INVITED TO DANCE WITH GOD – 15 October 2017 – 28th Sunday in Ordinary Time (A)

Is 25:6-10A; Phil 4:12-14, 19-20; Mt 22:1-14
Fr Fernando Armellini SCJ
Claretian Publications

The wedding feast is the biblical image of the encounter of love between the Lord and Israel. In the parable, the bridegroom is Jesus, he is the son, and the bride is the whole of humanity.

The banquet is the happiness of the Messianic era. Whoever accepts the proposal of the Gospel and enters into the kingdom of God experiences the most authentic and deep joy.

The servants are sent to invite the guests. The first invitees did not come to the party; they didn’t have the heart to abandon their interests, the field, and business. They did not need a banquet; they felt satiated, believed that they already have what is needed for a life without problems.

The guests gathered along the streets and squares are people of the whole world, the bad and the good, without distinction. In fact, it gives priority to those who do not have merits. It’s a subtle way of alluding to the complete gratuitousness of God’s love and the fact that “while we were yet sinners, Christ died for the ungodly” (Rom 5:6).

This reminds us that the people of God is made up of people who are bad and good. It is an invitation to cultivate an understanding of human weakness and to keep the doors open to all of our communities. The poor, the marginalized, those who feel rejected in the church must find a place where they feel accepted, understood and valued.

The curtain could fall on this sweet and charming scene of everyone being part of the banquet. Instead, here, the parable continues with an episode that seems to ruin everything. The king enters the room, browses at the guests and gets angry with a victim who did not wear the proper attire. He treats him with unprecedented harshness, even unjustified, considering the venial sin. Those who joined the joyful feast cannot but be stunned. How do you explain that?

This, second part of the parable is not the continuation of the first. It is a new parable that is isolated and interpreted without reference to the previous one. The theme that the evangelist wants to focus on in this second part is the possibility, even for those who have accepted the invitation to enter into the kingdom of God, to turn away from the logic of the Gospel. They risk failure as those who declined the invitation.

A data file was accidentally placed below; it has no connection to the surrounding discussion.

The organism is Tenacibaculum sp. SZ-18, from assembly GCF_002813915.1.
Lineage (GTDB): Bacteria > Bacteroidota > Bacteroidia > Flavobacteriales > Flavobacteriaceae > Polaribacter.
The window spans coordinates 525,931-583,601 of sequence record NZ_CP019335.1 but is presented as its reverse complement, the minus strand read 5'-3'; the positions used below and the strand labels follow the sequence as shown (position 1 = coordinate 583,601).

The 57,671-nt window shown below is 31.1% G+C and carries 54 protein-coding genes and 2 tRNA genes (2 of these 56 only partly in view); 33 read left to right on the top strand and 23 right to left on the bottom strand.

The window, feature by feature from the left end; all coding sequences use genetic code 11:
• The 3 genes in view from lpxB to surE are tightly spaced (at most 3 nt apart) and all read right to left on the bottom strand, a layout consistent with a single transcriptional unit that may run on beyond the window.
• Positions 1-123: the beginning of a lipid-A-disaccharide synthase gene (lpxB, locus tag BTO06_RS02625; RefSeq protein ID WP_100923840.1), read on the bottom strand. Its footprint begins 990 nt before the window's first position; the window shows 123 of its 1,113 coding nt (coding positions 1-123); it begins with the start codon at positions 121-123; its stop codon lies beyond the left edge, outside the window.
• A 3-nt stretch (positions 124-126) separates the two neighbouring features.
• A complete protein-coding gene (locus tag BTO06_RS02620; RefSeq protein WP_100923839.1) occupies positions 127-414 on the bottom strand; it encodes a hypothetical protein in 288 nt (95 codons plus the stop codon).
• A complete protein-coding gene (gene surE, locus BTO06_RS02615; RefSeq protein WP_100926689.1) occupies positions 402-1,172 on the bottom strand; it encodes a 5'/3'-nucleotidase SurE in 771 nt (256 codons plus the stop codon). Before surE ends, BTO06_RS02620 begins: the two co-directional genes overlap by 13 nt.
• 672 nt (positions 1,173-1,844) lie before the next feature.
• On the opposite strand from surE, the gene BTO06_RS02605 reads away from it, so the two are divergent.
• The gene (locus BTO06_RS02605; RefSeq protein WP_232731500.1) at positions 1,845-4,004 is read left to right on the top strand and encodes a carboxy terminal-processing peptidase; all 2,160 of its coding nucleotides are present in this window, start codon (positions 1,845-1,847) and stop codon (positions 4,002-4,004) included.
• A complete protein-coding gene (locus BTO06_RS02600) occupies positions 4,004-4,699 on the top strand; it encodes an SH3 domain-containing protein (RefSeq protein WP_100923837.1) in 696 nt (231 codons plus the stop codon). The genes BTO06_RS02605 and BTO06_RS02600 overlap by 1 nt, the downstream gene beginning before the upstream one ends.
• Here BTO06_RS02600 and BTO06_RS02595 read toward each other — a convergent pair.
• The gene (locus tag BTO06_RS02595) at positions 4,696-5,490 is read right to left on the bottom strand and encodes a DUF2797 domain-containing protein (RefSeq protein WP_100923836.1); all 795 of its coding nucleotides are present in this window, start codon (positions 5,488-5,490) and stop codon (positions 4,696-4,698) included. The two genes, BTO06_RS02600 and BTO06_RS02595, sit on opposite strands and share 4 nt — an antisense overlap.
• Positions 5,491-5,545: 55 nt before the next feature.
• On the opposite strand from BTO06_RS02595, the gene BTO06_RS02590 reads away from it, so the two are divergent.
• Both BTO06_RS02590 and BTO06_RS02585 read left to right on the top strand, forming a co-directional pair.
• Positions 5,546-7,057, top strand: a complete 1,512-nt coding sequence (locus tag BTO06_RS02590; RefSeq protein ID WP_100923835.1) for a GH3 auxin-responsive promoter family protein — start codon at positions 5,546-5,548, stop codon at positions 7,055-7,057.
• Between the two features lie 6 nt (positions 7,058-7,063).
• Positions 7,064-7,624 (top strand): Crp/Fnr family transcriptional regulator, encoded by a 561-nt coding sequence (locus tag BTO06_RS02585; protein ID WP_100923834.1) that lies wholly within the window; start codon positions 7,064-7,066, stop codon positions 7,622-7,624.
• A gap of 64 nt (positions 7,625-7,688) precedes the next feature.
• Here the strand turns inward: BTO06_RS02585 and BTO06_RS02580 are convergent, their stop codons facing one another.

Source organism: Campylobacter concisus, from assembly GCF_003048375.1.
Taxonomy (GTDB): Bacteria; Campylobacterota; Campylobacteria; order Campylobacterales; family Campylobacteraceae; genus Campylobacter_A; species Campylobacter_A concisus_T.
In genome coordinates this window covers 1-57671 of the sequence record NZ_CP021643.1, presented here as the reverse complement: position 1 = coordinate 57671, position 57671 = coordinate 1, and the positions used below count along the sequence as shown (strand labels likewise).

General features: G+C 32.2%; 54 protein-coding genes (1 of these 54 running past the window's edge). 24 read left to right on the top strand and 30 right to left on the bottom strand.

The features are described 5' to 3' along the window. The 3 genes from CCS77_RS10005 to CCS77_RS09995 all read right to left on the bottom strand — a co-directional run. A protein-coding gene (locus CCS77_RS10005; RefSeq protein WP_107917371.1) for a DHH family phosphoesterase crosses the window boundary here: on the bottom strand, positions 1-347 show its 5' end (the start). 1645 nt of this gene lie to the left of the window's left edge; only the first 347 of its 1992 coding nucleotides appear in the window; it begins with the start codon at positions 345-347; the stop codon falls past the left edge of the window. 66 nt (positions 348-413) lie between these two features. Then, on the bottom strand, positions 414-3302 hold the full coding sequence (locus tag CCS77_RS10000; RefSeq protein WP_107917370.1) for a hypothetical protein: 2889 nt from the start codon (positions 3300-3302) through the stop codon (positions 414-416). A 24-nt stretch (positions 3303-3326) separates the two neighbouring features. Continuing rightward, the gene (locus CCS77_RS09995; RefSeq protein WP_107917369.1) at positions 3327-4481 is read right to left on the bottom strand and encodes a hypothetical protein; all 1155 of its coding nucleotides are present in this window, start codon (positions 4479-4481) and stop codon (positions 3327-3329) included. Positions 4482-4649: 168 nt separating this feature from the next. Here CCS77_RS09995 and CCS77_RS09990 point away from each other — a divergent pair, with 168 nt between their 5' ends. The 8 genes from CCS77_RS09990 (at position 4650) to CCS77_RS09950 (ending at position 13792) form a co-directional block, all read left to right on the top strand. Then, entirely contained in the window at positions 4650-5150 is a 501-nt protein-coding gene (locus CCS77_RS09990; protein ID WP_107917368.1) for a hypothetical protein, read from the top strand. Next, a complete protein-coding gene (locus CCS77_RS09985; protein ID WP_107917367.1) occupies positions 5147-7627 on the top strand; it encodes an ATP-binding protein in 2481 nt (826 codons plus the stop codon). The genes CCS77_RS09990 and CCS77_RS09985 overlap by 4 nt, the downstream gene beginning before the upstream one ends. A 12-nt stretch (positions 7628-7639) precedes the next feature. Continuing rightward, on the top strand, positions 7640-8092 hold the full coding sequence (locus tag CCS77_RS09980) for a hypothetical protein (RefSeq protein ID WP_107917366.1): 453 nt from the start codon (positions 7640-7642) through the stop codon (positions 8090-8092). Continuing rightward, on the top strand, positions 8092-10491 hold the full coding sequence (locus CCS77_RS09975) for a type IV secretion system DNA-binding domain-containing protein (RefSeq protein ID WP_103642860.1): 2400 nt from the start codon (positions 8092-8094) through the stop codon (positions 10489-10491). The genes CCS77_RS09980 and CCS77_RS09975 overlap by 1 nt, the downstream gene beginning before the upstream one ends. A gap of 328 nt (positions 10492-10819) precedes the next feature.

The new life of the Christian is often compared in the New Testament to a new dress, worn on the day of baptism. It is not enough to have received the sacrament; one needs to assume the appropriate behavior. One cannot present oneself with the rags of old life: adultery, dishonesty, disloyalty and moral debauchery.

The purpose of the evangelist is to remind Christians—of his and our communities—of the seriousness of which they assume and carry out their baptismal commitments.



Spread the Gospel… build the vision!

Fr Manuel MCCJ

“If I preach the Gospel, this is no reason for me to boast, for an obligation has been imposed on me, and woe to me if I do not preach it!”(1Cor 9:16)

This phrase from St Paul keeps on coming to my mind, especially in this month of October, when there’s a clear call to rekindle the missionary spirit within each Christian community and in each disciple of Jesus.

Time and again, the messages for Mission Sunday call each believer to take seriously the task of sharing his or her faith because of the “obligation” that comes from Baptism. And let us not forget that the missionary spirit “is not only about geographical territories, but about peoples, cultures and individuals, because the ‘boundaries’ of faith do not only cross places and human traditions, but the heart of each man and each woman”.

The Second Vatican Council emphasized in a special way “how the missionary task, that of broadening the boundaries of faith, belongs to every baptized person and all Christian communities”… Thus, each Christian community is challenged and invited to make its own the mandate entrusted by Jesus to the Apostles, to be His “witnesses in Jerusalem, throughout Judea and Samaria and to the ends of the earth” (Acts 1:8). Often times some might think that “these things of preaching the Gospel” it’s only for those we call “missionaries” or those with particular services in the Church. However, the missionary dimension of our faith is not a secondary aspect of Christian life, but its essential aspect: “we are all invited to walk the streets of the world with our brothers and sisters, proclaiming and witnessing to our faith in Christ and making ourselves heralds of his Gospel.”

We know that in some places it is not allowed to express one’s faith, much less proclaim it openly! And this is an obstacle that comes from the outside… But – as Pope Francis already mentioned – the work of evangelization “often finds obstacles, not only externally, but also from within the ecclesial community. Sometimes there is lack of fervor, joy, courage and hope in proclaiming the Message of Christ to all and in helping the people of our time to an encounter with him.” (Pope Francis on his first Message for World Mission Sunday in 2013)

To encourage our Diocesan Catholic community to renew its missionary zeal and rekindle the fire for evangelization, next Saturday (October 21, 2017), at St. Joseph Seminary (at 7:30 p.m.) we’ll gather to celebrate, to pray, to encourage each other and to learn from history the missionary spirit that animated our Church and can animate us today… because that’s the power of the Spirit!

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